community, Fitness, Mindfulness, neighborhood, Parenting, spirit

This Bubble, Spinning and Viscous

world-edwin-hooper

Our governor gave us the stay-at-home order yesterday. With presumptive positives surpassing 1000 in the state, it’s a wise directive. That said, judging by the volume on I-66 right outside my condo, only a handful of my fellow Virginians are complying. And no, they still have not finished replacing the sound wall as they ravage the land around us for new express lanes. Which means even as spring explodes from the tulip poplar and cherry trees all around the complex, my balcony door stays sealed tight.

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Family, Relationships

Close Quarters

crowded-house-pau-casals

My university made the announcement that all buildings will be closed starting tomorrow. Some students still live on campus, some international students have not been able to get home. “Essential services,” as we call them now, will remain functional. Grab-and-go meals in a few dining halls. Campus security. A couple of residence halls. The rest of campus shuttered. All of us that can telework are doing so.

In the span of a week, an entire faculty has figured out, more or less, how to teach online — a skill some sizable percentage has been resisting for a decade.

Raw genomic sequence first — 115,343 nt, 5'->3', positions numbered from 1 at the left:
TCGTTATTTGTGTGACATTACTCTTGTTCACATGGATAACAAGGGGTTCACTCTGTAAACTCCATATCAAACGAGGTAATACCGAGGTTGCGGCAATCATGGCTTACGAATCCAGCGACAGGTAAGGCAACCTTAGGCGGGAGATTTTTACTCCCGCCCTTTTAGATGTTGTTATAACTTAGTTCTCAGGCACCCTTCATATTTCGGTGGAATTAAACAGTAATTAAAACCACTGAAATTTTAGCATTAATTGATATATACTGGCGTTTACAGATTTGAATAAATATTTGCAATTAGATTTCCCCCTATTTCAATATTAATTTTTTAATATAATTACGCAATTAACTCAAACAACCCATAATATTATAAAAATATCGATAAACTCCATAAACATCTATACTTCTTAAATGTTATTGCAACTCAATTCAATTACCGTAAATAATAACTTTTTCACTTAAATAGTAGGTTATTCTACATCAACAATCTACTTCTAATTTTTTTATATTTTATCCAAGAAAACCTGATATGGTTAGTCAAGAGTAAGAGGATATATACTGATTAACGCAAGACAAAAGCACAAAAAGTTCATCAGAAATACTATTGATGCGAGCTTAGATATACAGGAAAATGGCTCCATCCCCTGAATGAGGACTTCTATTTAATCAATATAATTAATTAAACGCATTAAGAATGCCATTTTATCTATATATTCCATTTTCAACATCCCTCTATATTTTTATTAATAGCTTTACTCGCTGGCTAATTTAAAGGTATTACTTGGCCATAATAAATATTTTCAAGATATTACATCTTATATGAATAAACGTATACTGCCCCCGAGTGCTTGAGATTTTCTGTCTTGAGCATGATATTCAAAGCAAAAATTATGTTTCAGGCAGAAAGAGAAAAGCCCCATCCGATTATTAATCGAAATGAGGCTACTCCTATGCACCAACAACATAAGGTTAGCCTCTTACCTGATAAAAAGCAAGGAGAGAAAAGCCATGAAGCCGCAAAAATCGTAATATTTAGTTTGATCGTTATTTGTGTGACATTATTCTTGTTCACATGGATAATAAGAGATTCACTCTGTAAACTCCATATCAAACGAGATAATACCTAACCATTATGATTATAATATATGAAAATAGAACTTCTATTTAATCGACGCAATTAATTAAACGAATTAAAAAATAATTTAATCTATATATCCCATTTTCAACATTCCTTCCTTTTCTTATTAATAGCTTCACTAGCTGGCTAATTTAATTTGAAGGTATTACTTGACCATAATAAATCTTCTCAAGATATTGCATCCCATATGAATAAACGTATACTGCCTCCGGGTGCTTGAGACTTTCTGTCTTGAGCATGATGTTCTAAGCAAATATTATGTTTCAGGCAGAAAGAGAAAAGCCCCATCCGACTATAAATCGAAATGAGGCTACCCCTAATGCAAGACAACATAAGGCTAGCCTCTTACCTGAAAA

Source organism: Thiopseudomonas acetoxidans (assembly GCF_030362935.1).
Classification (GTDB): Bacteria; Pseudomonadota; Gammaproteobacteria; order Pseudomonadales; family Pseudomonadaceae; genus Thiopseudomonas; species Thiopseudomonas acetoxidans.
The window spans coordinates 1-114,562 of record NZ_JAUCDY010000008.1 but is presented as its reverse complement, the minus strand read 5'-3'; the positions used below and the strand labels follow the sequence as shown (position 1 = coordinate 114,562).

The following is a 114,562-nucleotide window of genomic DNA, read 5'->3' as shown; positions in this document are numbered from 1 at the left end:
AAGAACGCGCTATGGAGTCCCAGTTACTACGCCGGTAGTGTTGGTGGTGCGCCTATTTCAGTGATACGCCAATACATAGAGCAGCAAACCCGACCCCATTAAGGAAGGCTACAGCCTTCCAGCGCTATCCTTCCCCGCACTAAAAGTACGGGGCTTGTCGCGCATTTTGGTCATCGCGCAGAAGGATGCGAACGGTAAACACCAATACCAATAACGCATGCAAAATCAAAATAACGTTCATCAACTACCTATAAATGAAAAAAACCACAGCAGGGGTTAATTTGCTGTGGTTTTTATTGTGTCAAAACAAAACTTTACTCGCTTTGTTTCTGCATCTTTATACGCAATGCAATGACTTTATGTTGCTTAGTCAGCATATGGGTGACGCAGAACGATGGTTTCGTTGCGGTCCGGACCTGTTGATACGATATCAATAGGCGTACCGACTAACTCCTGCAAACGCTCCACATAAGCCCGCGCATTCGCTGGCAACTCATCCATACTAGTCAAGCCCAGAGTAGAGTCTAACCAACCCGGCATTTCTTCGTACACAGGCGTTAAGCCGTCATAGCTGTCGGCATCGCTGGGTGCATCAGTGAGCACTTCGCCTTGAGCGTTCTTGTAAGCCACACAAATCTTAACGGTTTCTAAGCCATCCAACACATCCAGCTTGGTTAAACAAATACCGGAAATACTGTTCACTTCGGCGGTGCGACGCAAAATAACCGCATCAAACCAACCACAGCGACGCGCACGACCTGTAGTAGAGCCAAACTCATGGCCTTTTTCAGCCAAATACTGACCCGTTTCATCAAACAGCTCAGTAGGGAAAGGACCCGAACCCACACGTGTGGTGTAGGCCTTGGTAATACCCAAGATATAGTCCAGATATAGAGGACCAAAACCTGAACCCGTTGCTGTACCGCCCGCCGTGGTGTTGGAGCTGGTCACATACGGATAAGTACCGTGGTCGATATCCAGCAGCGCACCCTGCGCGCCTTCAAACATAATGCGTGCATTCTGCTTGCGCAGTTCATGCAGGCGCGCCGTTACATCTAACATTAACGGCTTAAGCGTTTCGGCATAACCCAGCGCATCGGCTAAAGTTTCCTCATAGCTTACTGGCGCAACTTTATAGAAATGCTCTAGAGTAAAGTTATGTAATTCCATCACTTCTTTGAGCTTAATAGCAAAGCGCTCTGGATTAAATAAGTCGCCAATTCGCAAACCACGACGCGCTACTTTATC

Today I went into my building for the first time since March 10. With a gloved left hand and a “clean” right, I navigated to my office to collect my ergonomic keyboard and a standing desk floor mat. My partner and son have assembled a plywood contraption on casters that will work for me to stand at home. This small condo is quickly shrinking, and it’s good to have a place to work that isn’t the dining table. Especially now that we’re eating three meals a day there.

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Choices, Living in the Moment, Mindfulness, spirit

Just Stand There

cristina-gottardi-tunnel

At this point, I check the news only three times a day. The rationing is keeping me steady. When this all started a few weeks ago, broadcasts from the various corners of the world helped me make decisions. I pulled my son out of school a day before the county caught up. The conversation with his dad about the decision was tough — I had to make the case for why our boy’s academic well-being was less critical than flattening the curve. This meant providing evidence from the Italian news, from scientists who were begging for distancing in the absence of any kind of coordinated response from our leadership.

Like so many people, I read and read and read. Tracked curves from around the world, learned why South Korea looks so different from Iran. Then not 24 hours after I made the call, our school board followed suit. That early vigilance validated, I continued to gulp down news from every source I could find.

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